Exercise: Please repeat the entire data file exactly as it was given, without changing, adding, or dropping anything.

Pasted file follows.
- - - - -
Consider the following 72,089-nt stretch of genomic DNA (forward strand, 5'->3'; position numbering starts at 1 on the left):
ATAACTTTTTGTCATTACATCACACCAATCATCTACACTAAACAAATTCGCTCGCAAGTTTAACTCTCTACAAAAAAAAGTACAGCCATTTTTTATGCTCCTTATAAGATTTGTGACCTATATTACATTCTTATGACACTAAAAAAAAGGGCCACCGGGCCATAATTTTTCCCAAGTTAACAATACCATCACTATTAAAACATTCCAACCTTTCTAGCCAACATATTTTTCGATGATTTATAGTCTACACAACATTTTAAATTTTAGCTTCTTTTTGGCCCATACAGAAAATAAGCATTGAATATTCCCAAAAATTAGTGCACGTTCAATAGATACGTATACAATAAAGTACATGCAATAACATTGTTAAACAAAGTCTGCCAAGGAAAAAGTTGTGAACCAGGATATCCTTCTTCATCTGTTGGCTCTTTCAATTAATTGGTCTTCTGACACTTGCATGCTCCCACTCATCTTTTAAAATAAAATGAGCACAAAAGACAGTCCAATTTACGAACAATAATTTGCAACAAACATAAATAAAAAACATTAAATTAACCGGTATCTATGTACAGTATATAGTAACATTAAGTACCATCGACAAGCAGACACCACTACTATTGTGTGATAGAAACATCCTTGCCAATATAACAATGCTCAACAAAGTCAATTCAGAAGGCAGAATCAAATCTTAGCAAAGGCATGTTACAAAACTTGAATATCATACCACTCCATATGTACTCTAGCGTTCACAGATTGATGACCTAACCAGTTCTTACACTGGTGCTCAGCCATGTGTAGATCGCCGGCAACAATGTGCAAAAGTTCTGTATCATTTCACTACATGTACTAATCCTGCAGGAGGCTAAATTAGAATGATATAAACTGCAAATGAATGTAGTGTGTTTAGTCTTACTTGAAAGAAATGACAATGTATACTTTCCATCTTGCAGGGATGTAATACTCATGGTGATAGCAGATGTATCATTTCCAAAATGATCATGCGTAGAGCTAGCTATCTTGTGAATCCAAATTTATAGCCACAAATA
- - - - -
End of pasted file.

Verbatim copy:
Consider the following 72,089-nt stretch of genomic DNA (forward strand, 5'->3'; position numbering starts at 1 on the left):
ATAACTTTTTGTCATTACATCACACCAATCATCTACACTAAACAAATTCGCTCGCAAGTTTAACTCTCTACAAAAAAAAGTACAGCCATTTTTTATGCTCCTTATAAGATTTGTGACCTATATTACATTCTTATGACACTAAAAAAAAGGGCCACCGGGCCATAATTTTTCCCAAGTTAACAATACCATCACTATTAAAACATTCCAACCTTTCTAGCCAACATATTTTTCGATGATTTATAGTCTACACAACATTTTAAATTTTAGCTTCTTTTTGGCCCATACAGAAAATAAGCATTGAATATTCCCAAAAATTAGTGCACGTTCAATAGATACGTATACAATAAAGTACATGCAATAACATTGTTAAACAAAGTCTGCCAAGGAAAAAGTTGTGAACCAGGATATCCTTCTTCATCTGTTGGCTCTTTCAATTAATTGGTCTTCTGACACTTGCATGCTCCCACTCATCTTTTAAAATAAAATGAGCACAAAAGACAGTCCAATTTACGAACAATAATTTGCAACAAACATAAATAAAAAACATTAAATTAACCGGTATCTATGTACAGTATATAGTAACATTAAGTACCATCGACAAGCAGACACCACTACTATTGTGTGATAGAAACATCCTTGCCAATATAACAATGCTCAACAAAGTCAATTCAGAAGGCAGAATCAAATCTTAGCAAAGGCATGTTACAAAACTTGAATATCATACCACTCCATATGTACTCTAGCGTTCACAGATTGATGACCTAACCAGTTCTTACACTGGTGCTCAGCCATGTGTAGATCGCCGGCAACAATGTGCAAAAGTTCTGTATCATTTCACTACATGTACTAATCCTGCAGGAGGCTAAATTAGAATGATATAAACTGCAAATGAATGTAGTGTGTTTAGTCTTACTTGAAAGAAATGACAATGTATACTTTCCATCTTGCAGGGATGTAATACTCATGGTGATAGCAGATGTATCATTTCCAAAATGATCATGCGTAGAGCTAGCTATCTTGTGAATCCAAATTTATAGCCACAAATA